Samoan advocates for Pasifika youth

A Samoan who is part of a youth advisory group that works with a New Zealand government ministry giving voice to Pasifika youth is cherishing the opportunity.

Fredwyn Kisona is a member of the Kau Tulī, which is an external youth advisory group that works with the Ministry for Pacific Peoples, to ensure that the voices of young Pacific people are heard. 

The group was established in 2019 and is made up of six members all hailing from different parts of New Zealand representing various Pacific cultures. The members are Jess Reiher, Okirano Tilaia, Cam Young, Leorida Peters and Arizona Ledger.

Mr Kisona is the eldest member of Kau Tulī and is a Samoan-Tokelauan living in Porirua, New Zealand. He is the son of Aki and the late Helen Kisona and is currently part of a research team at a firm called Ichor Leadership Search. 

In response to questions from the Samoa Observer, Mr Kisona says that the role of Kau Tulī is to offer perspective and advice covering the impacts of culture and identity, education, employment and mental wellbeing for Pacific young people in Aotearoa. 

"I feel our goal is to ensure the voices of young Pacific people are heard, especially around informing decisions and delivering initiatives that affect us directly. Our young people should not just be the voices of the future, we need to be the voices of today,” he said.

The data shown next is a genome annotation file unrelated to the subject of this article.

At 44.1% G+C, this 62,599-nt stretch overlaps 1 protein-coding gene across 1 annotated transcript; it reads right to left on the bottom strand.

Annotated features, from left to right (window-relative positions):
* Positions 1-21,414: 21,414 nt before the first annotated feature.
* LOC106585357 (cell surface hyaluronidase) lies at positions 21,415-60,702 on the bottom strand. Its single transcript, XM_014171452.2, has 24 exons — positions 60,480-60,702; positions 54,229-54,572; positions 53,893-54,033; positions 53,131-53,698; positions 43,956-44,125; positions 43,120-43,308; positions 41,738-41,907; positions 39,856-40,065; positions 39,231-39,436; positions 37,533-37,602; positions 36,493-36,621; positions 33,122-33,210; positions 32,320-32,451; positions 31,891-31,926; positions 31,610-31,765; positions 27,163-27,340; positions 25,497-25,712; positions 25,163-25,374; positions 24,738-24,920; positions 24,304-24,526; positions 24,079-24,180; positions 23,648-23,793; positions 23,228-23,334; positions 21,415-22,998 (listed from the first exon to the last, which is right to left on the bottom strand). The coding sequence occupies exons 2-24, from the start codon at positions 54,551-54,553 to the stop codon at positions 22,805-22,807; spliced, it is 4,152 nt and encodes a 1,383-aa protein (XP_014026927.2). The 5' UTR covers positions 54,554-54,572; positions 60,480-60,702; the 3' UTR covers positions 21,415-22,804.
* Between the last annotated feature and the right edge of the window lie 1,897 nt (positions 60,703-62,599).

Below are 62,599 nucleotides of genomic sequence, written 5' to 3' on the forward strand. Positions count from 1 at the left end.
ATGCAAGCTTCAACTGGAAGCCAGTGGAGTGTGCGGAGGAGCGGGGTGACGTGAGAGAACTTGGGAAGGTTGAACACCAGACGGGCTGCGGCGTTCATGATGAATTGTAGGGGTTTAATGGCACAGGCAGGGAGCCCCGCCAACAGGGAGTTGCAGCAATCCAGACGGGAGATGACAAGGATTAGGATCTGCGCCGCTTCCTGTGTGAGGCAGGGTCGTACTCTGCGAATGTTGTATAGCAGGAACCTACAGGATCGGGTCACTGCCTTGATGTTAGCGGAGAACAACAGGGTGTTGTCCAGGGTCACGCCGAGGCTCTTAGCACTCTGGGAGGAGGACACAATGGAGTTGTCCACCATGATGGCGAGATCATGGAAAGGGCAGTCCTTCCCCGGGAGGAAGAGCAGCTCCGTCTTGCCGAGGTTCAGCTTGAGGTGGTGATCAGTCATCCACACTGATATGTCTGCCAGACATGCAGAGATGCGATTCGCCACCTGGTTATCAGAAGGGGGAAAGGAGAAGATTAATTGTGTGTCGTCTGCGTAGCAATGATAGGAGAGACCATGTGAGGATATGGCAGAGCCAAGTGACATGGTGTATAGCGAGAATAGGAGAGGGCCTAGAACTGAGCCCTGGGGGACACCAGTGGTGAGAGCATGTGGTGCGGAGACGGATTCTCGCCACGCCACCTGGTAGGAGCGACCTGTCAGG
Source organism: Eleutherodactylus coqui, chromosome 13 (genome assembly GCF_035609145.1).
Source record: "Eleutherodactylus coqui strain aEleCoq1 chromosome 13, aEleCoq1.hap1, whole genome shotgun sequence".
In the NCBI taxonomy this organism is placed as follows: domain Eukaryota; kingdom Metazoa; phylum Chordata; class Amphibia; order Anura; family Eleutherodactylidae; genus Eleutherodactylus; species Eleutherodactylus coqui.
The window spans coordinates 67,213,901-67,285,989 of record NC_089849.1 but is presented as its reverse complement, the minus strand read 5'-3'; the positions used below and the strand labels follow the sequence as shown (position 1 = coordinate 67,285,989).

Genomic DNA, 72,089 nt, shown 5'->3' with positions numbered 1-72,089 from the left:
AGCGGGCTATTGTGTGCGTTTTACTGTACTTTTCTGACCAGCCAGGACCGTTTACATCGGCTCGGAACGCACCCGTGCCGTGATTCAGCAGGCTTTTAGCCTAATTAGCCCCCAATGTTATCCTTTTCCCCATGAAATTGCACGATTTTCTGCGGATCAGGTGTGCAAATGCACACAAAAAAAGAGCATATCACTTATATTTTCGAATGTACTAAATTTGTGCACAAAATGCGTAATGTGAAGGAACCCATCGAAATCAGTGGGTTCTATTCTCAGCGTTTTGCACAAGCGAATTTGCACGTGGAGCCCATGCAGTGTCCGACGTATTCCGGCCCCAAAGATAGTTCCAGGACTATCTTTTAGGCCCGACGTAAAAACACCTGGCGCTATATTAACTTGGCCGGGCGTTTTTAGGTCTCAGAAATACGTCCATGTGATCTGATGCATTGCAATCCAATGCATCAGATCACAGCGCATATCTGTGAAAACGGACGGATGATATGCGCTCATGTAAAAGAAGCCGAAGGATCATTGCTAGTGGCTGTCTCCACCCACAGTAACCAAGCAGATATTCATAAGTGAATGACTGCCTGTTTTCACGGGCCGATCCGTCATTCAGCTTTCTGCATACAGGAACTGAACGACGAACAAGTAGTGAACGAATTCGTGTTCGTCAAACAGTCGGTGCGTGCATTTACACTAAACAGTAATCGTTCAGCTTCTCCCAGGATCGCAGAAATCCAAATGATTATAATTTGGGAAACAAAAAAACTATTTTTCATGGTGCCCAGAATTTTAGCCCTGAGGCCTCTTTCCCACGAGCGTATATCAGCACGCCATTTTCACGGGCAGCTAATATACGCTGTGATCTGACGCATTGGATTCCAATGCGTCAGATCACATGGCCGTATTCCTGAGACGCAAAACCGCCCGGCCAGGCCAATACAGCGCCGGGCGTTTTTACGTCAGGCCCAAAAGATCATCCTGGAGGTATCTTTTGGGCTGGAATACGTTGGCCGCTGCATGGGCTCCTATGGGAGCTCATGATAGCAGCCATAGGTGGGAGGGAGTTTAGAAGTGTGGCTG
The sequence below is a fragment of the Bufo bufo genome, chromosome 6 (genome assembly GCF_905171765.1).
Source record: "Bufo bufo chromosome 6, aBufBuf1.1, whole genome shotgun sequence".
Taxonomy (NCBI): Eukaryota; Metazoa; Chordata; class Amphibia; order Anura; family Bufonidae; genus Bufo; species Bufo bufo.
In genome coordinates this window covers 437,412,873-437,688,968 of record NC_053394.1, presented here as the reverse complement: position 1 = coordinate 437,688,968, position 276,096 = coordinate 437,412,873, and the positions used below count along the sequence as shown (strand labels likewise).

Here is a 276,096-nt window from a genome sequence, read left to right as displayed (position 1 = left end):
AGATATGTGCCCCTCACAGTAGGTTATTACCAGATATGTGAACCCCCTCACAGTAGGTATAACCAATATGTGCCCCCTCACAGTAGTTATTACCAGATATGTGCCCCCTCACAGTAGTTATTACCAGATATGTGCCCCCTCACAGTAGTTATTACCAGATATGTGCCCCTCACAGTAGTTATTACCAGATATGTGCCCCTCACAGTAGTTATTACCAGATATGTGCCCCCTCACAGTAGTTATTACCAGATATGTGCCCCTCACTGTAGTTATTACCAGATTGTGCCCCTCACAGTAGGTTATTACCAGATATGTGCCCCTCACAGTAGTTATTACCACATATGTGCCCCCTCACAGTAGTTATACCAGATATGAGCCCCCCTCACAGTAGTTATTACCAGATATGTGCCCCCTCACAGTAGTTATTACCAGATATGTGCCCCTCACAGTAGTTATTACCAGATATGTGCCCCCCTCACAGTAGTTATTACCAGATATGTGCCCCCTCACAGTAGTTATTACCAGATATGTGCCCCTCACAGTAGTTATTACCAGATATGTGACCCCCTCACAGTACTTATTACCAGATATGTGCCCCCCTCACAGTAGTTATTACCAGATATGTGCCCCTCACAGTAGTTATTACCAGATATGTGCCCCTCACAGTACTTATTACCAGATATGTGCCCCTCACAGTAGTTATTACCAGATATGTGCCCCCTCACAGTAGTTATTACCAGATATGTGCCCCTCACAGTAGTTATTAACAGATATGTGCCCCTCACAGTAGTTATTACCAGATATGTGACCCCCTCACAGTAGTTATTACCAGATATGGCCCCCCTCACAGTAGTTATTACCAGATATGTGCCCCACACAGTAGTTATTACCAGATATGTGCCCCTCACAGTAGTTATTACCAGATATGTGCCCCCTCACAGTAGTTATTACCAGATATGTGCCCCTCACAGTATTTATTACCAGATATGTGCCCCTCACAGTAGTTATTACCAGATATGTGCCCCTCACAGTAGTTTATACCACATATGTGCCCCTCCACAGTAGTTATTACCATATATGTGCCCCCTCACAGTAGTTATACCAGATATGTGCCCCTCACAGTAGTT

In collaboration with the Ministry for Pacific Peoples, the group helps to inform and shape the Ministry's response to achieving goal four of Lalanga Fou and the Pacific Aotearoa vision to have "confident, thriving and resilient Pacific young people". 

Moreover, Mr Kisona said that Kau Tulī is in place to help the Ministry respond to goal four of the Lalanga Fou. 

"It is a document comprising over a year’s worth of interaction and engagement with over 2,500 Pacific people across New Zealand – Individuals from community organisations, youth, people with disabilities, businesses, non-governmental organisations and churches. As a result of these engagements, four goals were identified to achieve the Ministry of Pacific People’s vision.”

The Ministry has given each member of the Kau Tulī an opportunity to create and deliver their own initiatives that look to empower Pacific youth in Aotearoa, according to Mr Kisona.

He emphasised that different topics are addressed as they (members) are all from different backgrounds and communities who have different needs. 

"So far, topics that are being addressed have been inspired by the Fonofale model covering the different types of wellbeing (physical, mental, cultural, environmental, spiritual)," he said. “The overall hope of Kau Tulī is to empower young Pacific people and communities. I also believe this is a movement for all government organisations to take notice of and realise how valuable it is for young people to have a seat of influence at the decision-making table.”

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